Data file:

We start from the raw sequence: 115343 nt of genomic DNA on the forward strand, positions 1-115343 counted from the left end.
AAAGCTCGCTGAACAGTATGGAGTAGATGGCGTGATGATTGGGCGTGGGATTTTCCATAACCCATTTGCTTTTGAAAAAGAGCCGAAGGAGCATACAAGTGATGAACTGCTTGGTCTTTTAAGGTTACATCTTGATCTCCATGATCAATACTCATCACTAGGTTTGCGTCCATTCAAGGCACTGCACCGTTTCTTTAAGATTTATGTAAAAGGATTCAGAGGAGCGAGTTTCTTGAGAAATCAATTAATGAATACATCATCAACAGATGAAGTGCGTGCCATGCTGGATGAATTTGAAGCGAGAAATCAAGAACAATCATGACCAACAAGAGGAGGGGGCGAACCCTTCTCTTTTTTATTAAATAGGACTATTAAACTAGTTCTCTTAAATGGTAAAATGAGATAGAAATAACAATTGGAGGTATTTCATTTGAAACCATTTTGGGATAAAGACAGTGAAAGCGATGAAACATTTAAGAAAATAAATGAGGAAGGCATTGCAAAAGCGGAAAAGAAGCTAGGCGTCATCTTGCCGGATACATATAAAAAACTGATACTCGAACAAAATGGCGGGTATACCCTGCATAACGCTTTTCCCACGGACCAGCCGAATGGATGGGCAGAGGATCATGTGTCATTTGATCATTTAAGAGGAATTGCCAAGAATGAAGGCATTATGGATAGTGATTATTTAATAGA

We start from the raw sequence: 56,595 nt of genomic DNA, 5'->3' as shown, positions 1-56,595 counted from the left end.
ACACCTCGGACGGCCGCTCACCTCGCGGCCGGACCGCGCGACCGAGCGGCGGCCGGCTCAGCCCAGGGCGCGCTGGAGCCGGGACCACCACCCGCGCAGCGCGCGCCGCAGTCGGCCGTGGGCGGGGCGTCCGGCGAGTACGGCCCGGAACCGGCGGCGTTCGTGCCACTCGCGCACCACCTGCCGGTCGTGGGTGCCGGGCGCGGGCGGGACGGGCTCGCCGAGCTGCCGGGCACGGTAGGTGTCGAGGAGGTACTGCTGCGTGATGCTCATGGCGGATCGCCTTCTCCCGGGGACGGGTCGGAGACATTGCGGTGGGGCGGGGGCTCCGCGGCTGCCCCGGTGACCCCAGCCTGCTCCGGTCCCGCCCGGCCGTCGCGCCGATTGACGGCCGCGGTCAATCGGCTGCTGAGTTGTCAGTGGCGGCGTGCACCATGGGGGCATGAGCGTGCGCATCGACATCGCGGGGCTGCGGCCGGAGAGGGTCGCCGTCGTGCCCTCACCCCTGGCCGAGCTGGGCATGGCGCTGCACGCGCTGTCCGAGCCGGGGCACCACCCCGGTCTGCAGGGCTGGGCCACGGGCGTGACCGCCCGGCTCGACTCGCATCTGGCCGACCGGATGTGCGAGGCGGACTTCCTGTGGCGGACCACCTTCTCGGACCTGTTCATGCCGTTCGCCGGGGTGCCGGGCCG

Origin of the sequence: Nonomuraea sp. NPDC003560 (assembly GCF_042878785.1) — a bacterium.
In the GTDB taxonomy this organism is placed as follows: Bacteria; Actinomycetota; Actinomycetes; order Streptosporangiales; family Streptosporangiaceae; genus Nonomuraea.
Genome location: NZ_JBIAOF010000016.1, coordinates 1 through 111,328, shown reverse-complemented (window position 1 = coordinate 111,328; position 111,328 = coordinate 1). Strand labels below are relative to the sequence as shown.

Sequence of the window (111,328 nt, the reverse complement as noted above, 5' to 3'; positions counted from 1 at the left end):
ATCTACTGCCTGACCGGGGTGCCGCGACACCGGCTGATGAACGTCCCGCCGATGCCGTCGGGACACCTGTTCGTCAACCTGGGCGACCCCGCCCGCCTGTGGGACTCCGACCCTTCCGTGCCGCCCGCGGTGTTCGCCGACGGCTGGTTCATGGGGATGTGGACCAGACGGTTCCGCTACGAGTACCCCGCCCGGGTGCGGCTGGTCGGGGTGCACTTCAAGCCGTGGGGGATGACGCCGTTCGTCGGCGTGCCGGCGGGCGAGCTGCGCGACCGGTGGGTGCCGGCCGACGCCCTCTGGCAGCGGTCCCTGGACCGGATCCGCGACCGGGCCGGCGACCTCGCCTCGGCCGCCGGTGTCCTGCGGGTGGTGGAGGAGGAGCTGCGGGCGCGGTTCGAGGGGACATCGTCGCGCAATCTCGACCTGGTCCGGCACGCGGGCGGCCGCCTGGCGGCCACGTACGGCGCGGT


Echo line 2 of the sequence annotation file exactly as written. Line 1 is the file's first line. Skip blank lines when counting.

AAAGCTCGCTGAACAGTATGGAGTAGATGGCGTGATGATTGGGCGTGGGATTTTCCATAACCCATTTGCTTTTGAAAAAGAGCCGAAGGAGCATACAAGTGATGAACTGCTTGGTCTTTTAAGGTTACATCTTGATCTCCATGATCAATACTCATCACTAGGTTTGCGTCCATTCAAGGCACTGCACCGTTTCTTTAAGATTTATGTAAAAGGATTCAGAGGAGCGAGTTTCTTGAGAAATCAATTAATGAATACATCATCAACAGATGAAGTGCGTGCCATGCTGGATGAATTTGAAGCGAGAAATCAAGAACAATCATGACCAACAAGAGGAGGGGGCGAACCCTTCTCTTTTTTATTAAATAGGACTATTAAACTAGTTCTCTTAAATGGTAAAATGAGATAGAAATAACAATTGGAGGTATTTCATTTGAAACCATTTTGGGATAAAGACAGTGAAAGCGATGAAACATTTAAGAAAATAAATGAGGAAGGCATTGCAAAAGCGGAAAAGAAGCTAGGCGTCATCTTGCCGGATACATATAAAAAACTGATACTCGAACAAAATGGCGGGTATACCCTGCATAACGCTTTTCCCACGGACCAGCCGAATGGATGGGCAGAGGATCATGTGTCATTTGATCATTTAAGAGGAATTGCCAAGAATGAAGGCATTATGGATAGTGATTATTTAATAGA